The glasswork comes in the form of a pre-cut acetate sheet, so there’s no fiddling to get it to fit. Most small details, such as the portholes and navigation lights, are on the chromed runner, though again you’ll have to clean up the flash.

Assembly apart, most effort comes with the finish, and this applies whatever the shortcomings with the kit itself. These boats - the design dates from the late 1950s - were as garish as their automotive contemporaries, perhaps even more so. Photos of the Coronado often show more chrome than a 1959 Cadillac Eldorado Biarritz. If you want to match the box artwork, the paint finish will require a lot of masking. With a car kit, you may be doing one lot, possibly two, of masking. I found that the Coronado needed half a dozen. 

First the easy bit, which is to paint the sliding Landau roof, for which I used Testors bright white spray. Then came the hull. First, I primed and painted it in the same Testors white. I then masked the exterior, and sprayed the interior matt red. The decking was then masked and the rear deck finished in Testors wood brown. Then the sides were masked, and the same brown applied to the trim down each side. 

The whole was then masked, and the area over the dashboard sprayed with gloss Humbrol Ferrari red. Finally, I masked all the upper sections, and painted the lower hull and keel the same Ferrari red. And that was just the paintwork.

Next came the chrome trim, and I also used plenty of Bare Metal Foil to help finish this. But there are some neat touches in this kit, such as the four nameplates, two each for Century and Coronado. These are on the chrome runner and haven’t survived the years too badly.

I used a Revell Drag Boat/Hemi Hydro trailer (below) to display the Century Coronado. The two fit together nicely.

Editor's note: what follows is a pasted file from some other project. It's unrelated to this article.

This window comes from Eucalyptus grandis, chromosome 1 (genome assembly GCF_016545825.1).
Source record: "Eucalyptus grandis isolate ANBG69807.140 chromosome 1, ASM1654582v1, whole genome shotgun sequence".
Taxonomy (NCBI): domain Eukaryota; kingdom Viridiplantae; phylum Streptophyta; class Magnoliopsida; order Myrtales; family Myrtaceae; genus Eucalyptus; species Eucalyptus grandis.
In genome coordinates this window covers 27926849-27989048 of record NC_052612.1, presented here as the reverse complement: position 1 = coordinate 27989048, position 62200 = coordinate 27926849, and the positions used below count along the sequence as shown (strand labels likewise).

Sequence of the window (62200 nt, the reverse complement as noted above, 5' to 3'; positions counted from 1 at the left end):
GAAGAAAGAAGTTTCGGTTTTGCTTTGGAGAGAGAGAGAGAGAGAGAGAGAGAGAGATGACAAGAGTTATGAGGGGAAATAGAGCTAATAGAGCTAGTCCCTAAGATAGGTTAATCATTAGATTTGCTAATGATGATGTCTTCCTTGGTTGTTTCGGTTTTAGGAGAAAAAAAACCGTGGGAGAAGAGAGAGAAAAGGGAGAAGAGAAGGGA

It took a lot of effort to make the Century Coronado look good, but was it worth it? 

Well, yes. As I indicated at the beginning, 1:24 ‘car-scale’ boat kits are few and far between, and the Century Coronado is not included amongst the few that are kitted elsewhere, so you have an unusual model. A possible downside is that, unlike similar-scale boat kits from AMT, MPC, and Revell, the Coronado has no included road transporter-trailer, just a display cradle. But as it almost exactly fits the Revell Drag Boat trailer, that’s an easy fix, if you need it. 

History lessons
Palmer existed as a separate company until around 1975. But at some point, much of the tooling was acquired by Pyro, and Pyro, later Life-Like, was then acquired by Lindberg. The sale presumably included Palmer’s boat kits, though neither Pyro nor the original Lindberg company ever issued them. Palmer is listed as making three similar-scaled boats, though the other two, the Owens Outboard Cruiser and Evinrude Dreamboat appear to be to a smaller scale, maybe 1:30. Round 2 plans to release the Owens, and I’ll be particularly interested in this, as although I have an original Palmer Century Coronado, I’ve never seen the Owens.

The Century Boat Company was founded in 1926, and has been making leisure and power boats ever since. In the 1920s, the Century Hurricane held the world speed record for outboards, at 50.93 mph (81.96 km/h). Century is now based in Florida, and you can visit the company site here.

Scale stats
Scale: 1:25
Parts: 34, plus 4 for stand
Assembled length: 230 mm (9 in)
Manufacturer’s ref: HL221 

Thanks to Round 2 Models for the sample kit.